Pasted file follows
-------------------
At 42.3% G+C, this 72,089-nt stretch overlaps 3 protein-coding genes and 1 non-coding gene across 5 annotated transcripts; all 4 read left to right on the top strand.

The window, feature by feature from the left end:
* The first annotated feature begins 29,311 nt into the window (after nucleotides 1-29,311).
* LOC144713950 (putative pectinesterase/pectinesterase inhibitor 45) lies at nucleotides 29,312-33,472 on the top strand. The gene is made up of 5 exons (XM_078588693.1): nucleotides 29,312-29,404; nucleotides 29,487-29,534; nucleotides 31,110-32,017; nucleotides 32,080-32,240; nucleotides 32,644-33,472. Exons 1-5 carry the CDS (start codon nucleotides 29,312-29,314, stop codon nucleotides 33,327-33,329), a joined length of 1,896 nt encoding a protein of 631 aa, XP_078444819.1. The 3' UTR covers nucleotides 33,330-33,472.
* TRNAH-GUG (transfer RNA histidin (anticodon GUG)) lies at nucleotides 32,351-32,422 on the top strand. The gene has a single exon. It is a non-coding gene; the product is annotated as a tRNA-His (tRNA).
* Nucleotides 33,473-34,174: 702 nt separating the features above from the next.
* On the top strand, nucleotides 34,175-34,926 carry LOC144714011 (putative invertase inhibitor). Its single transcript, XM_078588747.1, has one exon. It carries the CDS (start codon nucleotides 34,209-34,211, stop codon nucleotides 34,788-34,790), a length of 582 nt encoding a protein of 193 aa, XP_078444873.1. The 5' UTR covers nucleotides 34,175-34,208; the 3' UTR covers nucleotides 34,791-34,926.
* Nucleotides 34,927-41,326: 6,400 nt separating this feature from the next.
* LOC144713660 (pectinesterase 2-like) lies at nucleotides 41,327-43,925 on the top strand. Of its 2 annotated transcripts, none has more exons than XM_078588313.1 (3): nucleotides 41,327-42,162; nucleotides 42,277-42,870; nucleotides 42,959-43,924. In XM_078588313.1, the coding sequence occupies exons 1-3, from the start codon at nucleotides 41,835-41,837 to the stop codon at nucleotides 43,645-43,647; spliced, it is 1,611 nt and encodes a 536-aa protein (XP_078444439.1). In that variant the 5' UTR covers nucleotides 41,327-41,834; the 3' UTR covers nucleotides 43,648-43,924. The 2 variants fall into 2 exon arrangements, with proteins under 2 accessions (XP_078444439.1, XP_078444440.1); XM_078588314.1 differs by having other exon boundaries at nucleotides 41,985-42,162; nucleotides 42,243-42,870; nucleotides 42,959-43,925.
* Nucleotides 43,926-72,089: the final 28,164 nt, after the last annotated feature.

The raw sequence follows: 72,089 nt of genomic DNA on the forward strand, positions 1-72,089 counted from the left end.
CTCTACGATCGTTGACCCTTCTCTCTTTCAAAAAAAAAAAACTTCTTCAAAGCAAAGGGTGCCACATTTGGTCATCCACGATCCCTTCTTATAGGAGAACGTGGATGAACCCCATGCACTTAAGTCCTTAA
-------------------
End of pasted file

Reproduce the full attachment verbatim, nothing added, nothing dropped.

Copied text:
At 42.3% G+C, this 72,089-nt stretch overlaps 3 protein-coding genes and 1 non-coding gene across 5 annotated transcripts; all 4 read left to right on the top strand.

The window, feature by feature from the left end:
* The first annotated feature begins 29,311 nt into the window (after nucleotides 1-29,311).
* LOC144713950 (putative pectinesterase/pectinesterase inhibitor 45) lies at nucleotides 29,312-33,472 on the top strand. The gene is made up of 5 exons (XM_078588693.1): nucleotides 29,312-29,404; nucleotides 29,487-29,534; nucleotides 31,110-32,017; nucleotides 32,080-32,240; nucleotides 32,644-33,472. Exons 1-5 carry the CDS (start codon nucleotides 29,312-29,314, stop codon nucleotides 33,327-33,329), a joined length of 1,896 nt encoding a protein of 631 aa, XP_078444819.1. The 3' UTR covers nucleotides 33,330-33,472.
* TRNAH-GUG (transfer RNA histidin (anticodon GUG)) lies at nucleotides 32,351-32,422 on the top strand. The gene has a single exon. It is a non-coding gene; the product is annotated as a tRNA-His (tRNA).
* Nucleotides 33,473-34,174: 702 nt separating the features above from the next.
* On the top strand, nucleotides 34,175-34,926 carry LOC144714011 (putative invertase inhibitor). Its single transcript, XM_078588747.1, has one exon. It carries the CDS (start codon nucleotides 34,209-34,211, stop codon nucleotides 34,788-34,790), a length of 582 nt encoding a protein of 193 aa, XP_078444873.1. The 5' UTR covers nucleotides 34,175-34,208; the 3' UTR covers nucleotides 34,791-34,926.
* Nucleotides 34,927-41,326: 6,400 nt separating this feature from the next.
* LOC144713660 (pectinesterase 2-like) lies at nucleotides 41,327-43,925 on the top strand. Of its 2 annotated transcripts, none has more exons than XM_078588313.1 (3): nucleotides 41,327-42,162; nucleotides 42,277-42,870; nucleotides 42,959-43,924. In XM_078588313.1, the coding sequence occupies exons 1-3, from the start codon at nucleotides 41,835-41,837 to the stop codon at nucleotides 43,645-43,647; spliced, it is 1,611 nt and encodes a 536-aa protein (XP_078444439.1). In that variant the 5' UTR covers nucleotides 41,327-41,834; the 3' UTR covers nucleotides 43,648-43,924. The 2 variants fall into 2 exon arrangements, with proteins under 2 accessions (XP_078444439.1, XP_078444440.1); XM_078588314.1 differs by having other exon boundaries at nucleotides 41,985-42,162; nucleotides 42,243-42,870; nucleotides 42,959-43,925.
* Nucleotides 43,926-72,089: the final 28,164 nt, after the last annotated feature.

The raw sequence follows: 72,089 nt of genomic DNA on the forward strand, positions 1-72,089 counted from the left end.
CTCTACGATCGTTGACCCTTCTCTCTTTCAAAAAAAAAAAACTTCTTCAAAGCAAAGGGTGCCACATTTGGTCATCCACGATCCCTTCTTATAGGAGAACGTGGATGAACCCCATGCACTTAAGTCCTTAA